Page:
Tata Nexon recently created history by becoming the first Indian car to get the highest five-star safety rating from Global New Car Assessment Programme (G-NCAP) receiving congratulations from across the country. Not only that, with the achievement, Tata proved to the world that an Indian manufacturer is capable of making one of the safest cars in the world that, too, in India. But, is a five-star rated car that safe to be exploited to the maximum and can it save lives in adverse conditions? News Today researches to find out.
To start with, in October, this year, Euro NCAP, a part of G-NCAP, and UK-based Thatcham Research, found airbags and isofix points printed ‘Euro NCAP only’ or ‘for crash test only’ in several cars sent by manufacturers for testing which indirectly meant many manufacturers were sending cars with specially-built components to these organisations defeating the entire purpose of crash tests. Not only that, when they have forgotten even to remove such prints, needless to say about the extent to which they would have gone to prepare these cars to score well.
Secondly, G-NCAP says that if a five-star rated car crashes at 64 kmph, it will safeguard its occupants which has also been proved to be true. But the testing body has hardly opened up about how much the safety decreases when the crashing speed exceeds 64 kmph. This is because such an assessment will prove entire crash tests useless as cars’ safety deteriorate in geometric progression with every kmph increase in crashing speed.
For example, if a five-star rated Nexon crashes into a stationary object at NCAP’s recommended speed of 64 kmph, its momentum at that time will be 23,229 kgm/s considering Nexon’s kerb weight is 1,305 kg. But, during a crash, no one knows what might be the crashing speed. So, if the car’s crashing speed is raised by 5 kmph, we will be surprised. Its momentum at the crashing speed of 69 kmph will be 24,925 kgm/s. We can see for a mere 5 kmph increase in crashing speed, Nexon’s crashing momentum increases by 1,696 kgm/s questioning its safety.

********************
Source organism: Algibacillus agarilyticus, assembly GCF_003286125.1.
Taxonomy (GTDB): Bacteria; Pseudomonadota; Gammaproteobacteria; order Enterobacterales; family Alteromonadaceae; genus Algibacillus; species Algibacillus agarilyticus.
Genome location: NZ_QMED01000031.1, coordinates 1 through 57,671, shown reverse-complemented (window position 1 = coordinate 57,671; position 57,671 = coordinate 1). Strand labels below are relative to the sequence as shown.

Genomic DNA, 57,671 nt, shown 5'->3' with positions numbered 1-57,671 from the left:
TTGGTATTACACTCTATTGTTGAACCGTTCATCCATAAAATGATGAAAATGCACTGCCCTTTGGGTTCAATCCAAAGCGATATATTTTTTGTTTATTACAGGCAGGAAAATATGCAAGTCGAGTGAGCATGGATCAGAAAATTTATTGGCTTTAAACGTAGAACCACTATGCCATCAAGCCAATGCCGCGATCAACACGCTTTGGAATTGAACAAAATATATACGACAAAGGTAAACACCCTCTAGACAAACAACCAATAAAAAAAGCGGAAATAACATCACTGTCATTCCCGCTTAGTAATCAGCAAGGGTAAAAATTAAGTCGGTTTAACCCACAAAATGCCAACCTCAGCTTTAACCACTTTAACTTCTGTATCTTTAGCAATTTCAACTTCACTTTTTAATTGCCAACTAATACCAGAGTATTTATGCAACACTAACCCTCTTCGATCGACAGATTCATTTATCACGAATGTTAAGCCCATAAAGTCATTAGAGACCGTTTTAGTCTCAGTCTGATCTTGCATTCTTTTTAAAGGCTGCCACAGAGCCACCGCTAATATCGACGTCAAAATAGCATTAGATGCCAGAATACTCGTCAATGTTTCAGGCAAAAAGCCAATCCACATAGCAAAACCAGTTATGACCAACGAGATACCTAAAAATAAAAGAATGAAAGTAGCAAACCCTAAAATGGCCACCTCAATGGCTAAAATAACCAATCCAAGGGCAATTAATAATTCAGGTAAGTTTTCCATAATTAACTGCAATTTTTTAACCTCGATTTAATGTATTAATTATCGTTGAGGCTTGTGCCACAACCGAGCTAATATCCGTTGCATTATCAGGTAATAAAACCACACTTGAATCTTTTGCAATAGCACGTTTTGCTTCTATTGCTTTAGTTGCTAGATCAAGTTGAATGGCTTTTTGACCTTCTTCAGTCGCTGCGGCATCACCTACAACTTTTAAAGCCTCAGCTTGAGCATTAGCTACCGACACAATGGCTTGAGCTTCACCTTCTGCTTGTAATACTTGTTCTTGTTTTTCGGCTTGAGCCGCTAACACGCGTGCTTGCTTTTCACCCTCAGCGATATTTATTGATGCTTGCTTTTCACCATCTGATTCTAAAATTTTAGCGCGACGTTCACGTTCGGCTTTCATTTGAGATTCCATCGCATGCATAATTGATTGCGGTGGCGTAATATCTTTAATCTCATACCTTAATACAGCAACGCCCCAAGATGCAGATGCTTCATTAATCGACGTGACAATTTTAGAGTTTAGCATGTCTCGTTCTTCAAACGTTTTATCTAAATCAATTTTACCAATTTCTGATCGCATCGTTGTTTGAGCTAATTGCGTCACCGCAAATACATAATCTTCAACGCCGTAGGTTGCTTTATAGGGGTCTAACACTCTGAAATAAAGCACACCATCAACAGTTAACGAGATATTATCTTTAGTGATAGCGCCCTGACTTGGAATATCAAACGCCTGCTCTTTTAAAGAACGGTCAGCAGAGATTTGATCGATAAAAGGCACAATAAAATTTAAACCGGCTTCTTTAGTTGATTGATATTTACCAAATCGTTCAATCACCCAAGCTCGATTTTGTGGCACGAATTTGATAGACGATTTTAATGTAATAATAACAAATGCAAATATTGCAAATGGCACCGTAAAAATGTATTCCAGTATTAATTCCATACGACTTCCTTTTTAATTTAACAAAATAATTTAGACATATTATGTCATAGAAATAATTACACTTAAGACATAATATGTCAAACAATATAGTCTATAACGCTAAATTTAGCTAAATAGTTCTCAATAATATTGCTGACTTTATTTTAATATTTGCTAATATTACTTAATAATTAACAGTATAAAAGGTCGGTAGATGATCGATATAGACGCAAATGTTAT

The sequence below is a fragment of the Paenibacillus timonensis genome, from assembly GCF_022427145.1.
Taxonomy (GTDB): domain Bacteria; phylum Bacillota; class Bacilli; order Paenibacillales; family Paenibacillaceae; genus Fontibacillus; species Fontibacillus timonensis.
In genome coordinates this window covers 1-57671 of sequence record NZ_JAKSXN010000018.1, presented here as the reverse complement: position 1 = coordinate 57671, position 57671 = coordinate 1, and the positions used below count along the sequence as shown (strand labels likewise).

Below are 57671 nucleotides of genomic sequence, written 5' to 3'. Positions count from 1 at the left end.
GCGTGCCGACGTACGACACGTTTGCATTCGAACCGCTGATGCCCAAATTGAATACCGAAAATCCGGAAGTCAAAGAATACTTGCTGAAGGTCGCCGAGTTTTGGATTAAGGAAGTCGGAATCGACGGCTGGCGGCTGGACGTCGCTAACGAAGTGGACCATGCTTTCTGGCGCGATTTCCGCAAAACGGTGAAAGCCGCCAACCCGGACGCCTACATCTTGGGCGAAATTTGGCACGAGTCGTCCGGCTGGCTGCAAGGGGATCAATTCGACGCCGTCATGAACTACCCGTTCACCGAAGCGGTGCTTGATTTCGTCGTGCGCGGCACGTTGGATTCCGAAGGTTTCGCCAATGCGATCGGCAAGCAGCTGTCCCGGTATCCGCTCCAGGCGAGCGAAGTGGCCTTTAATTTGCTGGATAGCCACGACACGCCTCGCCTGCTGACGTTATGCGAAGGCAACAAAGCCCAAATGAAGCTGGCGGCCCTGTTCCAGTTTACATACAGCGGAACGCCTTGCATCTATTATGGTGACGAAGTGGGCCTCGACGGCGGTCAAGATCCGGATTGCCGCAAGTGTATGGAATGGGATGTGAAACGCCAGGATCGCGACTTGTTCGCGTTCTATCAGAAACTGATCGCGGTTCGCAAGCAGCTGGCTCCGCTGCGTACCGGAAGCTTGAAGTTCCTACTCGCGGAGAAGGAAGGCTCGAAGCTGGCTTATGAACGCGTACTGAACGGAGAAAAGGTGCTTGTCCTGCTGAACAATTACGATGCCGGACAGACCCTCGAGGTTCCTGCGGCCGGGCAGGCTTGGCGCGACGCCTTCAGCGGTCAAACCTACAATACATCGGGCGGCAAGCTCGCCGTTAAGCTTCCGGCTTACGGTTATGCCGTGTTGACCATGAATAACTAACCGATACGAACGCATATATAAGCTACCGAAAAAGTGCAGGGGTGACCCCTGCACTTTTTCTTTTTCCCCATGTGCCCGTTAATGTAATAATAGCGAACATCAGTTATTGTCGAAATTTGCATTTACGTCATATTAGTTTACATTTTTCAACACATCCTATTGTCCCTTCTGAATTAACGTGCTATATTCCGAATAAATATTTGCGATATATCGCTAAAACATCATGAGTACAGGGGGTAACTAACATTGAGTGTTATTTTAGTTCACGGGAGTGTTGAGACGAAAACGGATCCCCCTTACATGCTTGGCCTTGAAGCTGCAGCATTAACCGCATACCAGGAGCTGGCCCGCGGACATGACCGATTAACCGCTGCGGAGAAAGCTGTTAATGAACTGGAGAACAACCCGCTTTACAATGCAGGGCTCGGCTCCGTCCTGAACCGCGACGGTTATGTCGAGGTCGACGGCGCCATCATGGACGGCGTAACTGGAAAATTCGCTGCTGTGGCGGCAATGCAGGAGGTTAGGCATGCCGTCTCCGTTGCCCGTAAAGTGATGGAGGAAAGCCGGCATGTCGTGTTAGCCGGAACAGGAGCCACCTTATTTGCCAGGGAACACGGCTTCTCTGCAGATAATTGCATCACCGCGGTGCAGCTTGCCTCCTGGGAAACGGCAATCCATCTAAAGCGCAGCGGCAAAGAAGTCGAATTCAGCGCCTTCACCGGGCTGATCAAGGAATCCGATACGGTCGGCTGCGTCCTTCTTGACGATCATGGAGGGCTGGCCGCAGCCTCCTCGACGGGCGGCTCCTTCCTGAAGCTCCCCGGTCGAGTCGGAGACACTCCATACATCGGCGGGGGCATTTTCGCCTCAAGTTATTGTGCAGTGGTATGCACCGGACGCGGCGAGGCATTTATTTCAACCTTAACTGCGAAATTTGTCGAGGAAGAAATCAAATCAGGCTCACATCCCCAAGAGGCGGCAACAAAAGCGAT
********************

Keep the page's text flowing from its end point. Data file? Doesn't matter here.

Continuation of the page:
Not only momentum, there are many other factors like kinetic energy which witness drastic change with increase in crashing speed. Accidents are not predetermined and it’s injustice to assume that cars can brake to 64 kmph before a crash.
Thirdly, almost all testing organisations refrain from testing the rear impact safety of cars. They claim that severe rear collisions are relatively rare and usually involve being struck by a much larger vehicle. But, is there any point in bragging about owning a five-star rated car whose crash worthiness in the rear is unknown? Also, in hatchbacks, only sheets of metal and a seat protect the rear occupants from the outside world. What if a five-star rated hatchback is sandwiched between cars?
These are some of the aspects which might deter us from believing crash test results of cars. Nevertheless, we have to admit the fact that cars with better results are surely safer. But, when it comes protection during accidents, sticking to traffic rules and driving at lower speeds are, indeed, the better deal-breakers.
When NCAP officials questioned car makers for the prints, they mostly got a reply that the batch of cars were ordered internally by the safety departments and they sometimes use ‘Euro NCAP’ as a reference, as deadlines were tight and production slots cannot be missed.
While, all this time, Indians relied on international testing organisations, they will soon be having one from their own country. Yes, the Central government’s Bharat New Vehicle Safety Assessment Programme (BNVSAP) will test Indian cars for their safety from 2020. It will be implemented in phases and will be the 10th NCAP in the world.